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Seperation of church & state

Within recent past years, the issue of Church and State has been a continuous concern of many Americans and the focus of numerous debates. The dispute is in the interpretation of the United States Bill of Rights First Amendment which states, “Congress shall make no law respecting an establishment of religion, or prohibiting the free exercise thereof; or abridging the freedom of speech, or of the press; or the right of the people peacefully to assemble, and to petition the Government for a redress of grievance” (NARA). It is contested that the First Amendment states one of two things, that the nation should have no established religion, it should be of personal preference and choice to the individual, or that there should be a strict division between church and state, in the sense that prayer in public schools is intolerable. This will be our main focus for the purpose of this paper.

The subject matter is one is which I have personally seen progress. When I attended Elementary school, no wrongdoing was seen in organized prayer or worship and the Pledge of Allegiance was said using “under God”. However, before the time that I reached upper Elementary education, the statement was silently skipped over. Though my young mind questioned that it was just mistakenly skipped, the issue as to why it had been removed was never questioned by me or any of my classmates, it was simply accepted. Small changes kept appearing in the way religion was handle during school hours. It got so serious that prayer meetings were moved to before and after school and God’s name was scarcely mentioned. The Ten Commandments were no longer posted without accommodating Commandments of other religions. Though I am now in college, the issue of church and state is still strongly contested within public schools and universities.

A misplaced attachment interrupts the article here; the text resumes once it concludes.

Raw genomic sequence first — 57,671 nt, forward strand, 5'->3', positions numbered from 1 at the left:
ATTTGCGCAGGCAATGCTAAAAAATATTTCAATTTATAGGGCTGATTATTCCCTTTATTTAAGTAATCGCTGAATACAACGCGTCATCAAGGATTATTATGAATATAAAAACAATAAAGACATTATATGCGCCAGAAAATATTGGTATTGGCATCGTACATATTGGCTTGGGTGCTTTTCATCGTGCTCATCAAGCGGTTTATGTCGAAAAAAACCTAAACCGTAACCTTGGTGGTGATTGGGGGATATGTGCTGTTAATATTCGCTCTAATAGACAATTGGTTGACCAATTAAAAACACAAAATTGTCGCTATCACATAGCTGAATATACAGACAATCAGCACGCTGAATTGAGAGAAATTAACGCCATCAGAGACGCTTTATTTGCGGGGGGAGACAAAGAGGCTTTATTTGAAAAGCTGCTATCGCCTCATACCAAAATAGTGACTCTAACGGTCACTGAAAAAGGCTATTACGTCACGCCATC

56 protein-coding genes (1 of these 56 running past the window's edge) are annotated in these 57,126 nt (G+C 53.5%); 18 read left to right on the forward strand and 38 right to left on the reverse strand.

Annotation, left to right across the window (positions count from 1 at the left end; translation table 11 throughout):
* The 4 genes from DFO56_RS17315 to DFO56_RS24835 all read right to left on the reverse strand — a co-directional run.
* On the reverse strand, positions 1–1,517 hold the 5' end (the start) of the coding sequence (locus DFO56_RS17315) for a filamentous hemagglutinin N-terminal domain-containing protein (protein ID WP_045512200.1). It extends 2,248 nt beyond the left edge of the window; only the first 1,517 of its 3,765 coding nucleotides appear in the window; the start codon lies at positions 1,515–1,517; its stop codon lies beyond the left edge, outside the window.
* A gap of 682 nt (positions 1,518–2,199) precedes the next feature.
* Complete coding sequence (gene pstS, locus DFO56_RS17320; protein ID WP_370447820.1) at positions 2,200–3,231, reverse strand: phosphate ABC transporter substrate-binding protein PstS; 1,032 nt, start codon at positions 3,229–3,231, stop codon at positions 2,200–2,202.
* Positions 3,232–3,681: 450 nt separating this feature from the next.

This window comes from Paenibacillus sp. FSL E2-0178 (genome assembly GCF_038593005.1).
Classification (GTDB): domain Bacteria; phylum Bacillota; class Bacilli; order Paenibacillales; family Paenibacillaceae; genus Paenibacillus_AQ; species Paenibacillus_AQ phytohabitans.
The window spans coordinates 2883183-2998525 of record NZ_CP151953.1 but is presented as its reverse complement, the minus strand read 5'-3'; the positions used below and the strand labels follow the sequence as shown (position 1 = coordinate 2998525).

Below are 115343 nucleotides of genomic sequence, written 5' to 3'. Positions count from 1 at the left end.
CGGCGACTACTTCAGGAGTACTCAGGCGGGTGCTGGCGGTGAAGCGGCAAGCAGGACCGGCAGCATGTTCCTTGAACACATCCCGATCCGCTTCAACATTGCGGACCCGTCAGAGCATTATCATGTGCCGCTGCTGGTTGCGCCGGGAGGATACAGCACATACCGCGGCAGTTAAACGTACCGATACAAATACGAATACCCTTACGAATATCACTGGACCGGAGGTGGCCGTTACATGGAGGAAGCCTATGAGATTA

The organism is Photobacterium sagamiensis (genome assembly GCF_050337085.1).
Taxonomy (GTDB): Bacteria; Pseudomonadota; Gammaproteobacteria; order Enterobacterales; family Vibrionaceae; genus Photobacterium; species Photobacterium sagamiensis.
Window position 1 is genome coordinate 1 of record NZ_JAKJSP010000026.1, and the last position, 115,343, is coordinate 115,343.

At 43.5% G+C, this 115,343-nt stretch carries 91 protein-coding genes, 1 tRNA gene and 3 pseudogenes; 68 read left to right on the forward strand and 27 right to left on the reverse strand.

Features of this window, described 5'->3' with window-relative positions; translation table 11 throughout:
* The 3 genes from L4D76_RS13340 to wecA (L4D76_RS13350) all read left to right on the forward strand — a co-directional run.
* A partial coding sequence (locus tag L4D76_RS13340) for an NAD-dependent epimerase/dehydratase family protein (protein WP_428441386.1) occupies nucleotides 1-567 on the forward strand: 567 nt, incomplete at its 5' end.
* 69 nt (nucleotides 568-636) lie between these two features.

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Though the concerns of church and state are broad and deeply integrate, the controversy of prayer in school tends to arouse the most emotion. The argument stems most directly from the fact that public schools are funded and supported by taxpayers. Therefore, believers do not want their money supporting a facility that does not allow his/ her children to pray and non-believers do not want their money supporting an institution that requires their children to participate in prayer. Although the First Amendment of the United State Constitution is said to protect both the believer and the non-believer, it is argued that it does neither and that in fact, it was never established for the purpose of their protection.